# How is Occupancy measured?

- We have two ways of measuring occupancy in large spaces:

**Technique 1.** **Estimate occupancy using headcount**. This technique would involve instrumenting the entryways with sensors in headcount mode and subtracting # of exits from # of entries to *estimate* occupancy. So if a headcount sensor has sensed 100 entries and 90 exits in a space, the estimated occupancy would be 10 people at that point in time.

**Technique 2. Directly measured occupancy**. This technique involves aggregating the outputs of sensors that cover the entirety of the space with sensors in activity mode. So if a conference room has 2 activity sensors installed, with 1 of them showing 2 people and the other showing 1 person, the occupancy of that room is measured to be 3 people.

**Technique 1 vs Technique 2:**

- Technique 1 only calls for instrumenting entries and exits vs Technique 2, which needs to cover the entire space so Technique 1 can have a cost advantage.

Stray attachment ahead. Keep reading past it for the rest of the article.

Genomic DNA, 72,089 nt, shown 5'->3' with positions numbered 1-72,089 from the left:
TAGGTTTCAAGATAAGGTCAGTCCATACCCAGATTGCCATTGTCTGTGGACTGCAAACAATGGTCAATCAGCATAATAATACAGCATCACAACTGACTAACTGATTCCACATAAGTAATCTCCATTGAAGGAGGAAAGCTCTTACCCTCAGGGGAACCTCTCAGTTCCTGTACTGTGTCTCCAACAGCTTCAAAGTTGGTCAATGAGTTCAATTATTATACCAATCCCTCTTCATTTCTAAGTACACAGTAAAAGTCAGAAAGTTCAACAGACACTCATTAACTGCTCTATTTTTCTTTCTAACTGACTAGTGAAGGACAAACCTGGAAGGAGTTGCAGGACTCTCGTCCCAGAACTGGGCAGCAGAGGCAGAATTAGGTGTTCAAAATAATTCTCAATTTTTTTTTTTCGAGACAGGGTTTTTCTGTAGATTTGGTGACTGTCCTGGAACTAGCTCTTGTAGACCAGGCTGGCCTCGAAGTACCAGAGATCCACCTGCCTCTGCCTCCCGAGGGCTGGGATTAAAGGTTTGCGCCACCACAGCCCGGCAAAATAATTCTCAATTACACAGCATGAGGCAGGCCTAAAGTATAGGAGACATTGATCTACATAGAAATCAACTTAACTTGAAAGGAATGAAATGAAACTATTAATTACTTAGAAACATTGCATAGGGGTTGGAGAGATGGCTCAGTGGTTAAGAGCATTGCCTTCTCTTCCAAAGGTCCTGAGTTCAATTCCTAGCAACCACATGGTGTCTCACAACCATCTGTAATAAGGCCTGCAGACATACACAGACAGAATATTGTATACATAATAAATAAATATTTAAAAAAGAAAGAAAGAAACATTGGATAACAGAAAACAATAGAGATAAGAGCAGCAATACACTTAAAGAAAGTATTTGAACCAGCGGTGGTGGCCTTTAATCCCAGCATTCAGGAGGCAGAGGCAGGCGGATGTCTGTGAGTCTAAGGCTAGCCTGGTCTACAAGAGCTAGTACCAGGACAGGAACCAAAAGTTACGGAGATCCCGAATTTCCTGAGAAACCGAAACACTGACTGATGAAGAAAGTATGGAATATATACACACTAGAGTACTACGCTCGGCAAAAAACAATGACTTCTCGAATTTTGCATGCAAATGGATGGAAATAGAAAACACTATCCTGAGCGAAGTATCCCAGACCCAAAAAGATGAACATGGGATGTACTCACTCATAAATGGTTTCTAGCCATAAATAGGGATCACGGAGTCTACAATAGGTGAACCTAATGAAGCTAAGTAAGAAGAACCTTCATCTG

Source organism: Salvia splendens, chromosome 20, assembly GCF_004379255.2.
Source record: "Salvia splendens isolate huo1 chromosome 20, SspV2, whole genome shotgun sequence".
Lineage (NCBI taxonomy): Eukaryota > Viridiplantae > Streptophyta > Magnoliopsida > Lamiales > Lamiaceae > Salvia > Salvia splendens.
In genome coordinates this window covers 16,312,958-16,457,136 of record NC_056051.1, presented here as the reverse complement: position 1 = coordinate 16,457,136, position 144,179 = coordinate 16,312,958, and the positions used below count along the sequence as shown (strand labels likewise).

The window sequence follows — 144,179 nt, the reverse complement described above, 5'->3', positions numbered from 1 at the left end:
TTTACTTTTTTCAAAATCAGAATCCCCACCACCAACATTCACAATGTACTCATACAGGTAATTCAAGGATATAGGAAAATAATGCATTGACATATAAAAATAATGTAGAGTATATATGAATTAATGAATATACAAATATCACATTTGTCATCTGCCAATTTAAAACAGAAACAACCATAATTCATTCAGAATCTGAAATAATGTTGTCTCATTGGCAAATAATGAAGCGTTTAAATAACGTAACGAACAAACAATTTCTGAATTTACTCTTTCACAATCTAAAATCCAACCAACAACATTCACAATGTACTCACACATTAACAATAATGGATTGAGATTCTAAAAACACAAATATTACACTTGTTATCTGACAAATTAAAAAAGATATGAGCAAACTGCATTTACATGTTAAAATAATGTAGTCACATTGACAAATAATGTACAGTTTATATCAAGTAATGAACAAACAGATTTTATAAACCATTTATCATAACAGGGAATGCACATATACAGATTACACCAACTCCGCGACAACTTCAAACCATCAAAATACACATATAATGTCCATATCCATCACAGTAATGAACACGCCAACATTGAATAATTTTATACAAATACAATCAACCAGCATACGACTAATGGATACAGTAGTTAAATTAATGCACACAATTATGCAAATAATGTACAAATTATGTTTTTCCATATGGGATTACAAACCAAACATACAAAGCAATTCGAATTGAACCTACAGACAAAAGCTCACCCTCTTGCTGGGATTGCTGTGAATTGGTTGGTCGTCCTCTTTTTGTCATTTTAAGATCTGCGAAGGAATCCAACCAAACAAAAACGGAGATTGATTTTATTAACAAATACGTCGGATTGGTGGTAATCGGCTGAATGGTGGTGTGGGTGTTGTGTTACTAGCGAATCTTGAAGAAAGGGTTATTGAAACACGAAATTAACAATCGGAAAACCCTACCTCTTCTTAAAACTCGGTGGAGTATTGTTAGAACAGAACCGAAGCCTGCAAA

- Technique 1 is more effective when the sample size is large and is prone to error or drift when the sample size is small:
- The Butlr headcount sensor's accuracy spec is 95%. So if there are 10 entries and 10 exits, it can be expected to count 19 of 20 and so the estimated occupancy of the room would be 1 instead of 0.
- The error/drift could also accumulate throughout a period of time (e.g.: 1 day) if there's an asymmetrical amount of errors between in-counts and out-counts. Some environmental and behavioral conditions might increase the accumulated error, for instance: drastic temperature difference between both side of the door; user hanging around at the door.
- Whereas if Technique 1 is implemented in a larger space where there are, say, 200 entries and exits, the 5% error is manageable relative to the sample size and there is smaller possibility of asymmetry of error and smaller error to sample ratio.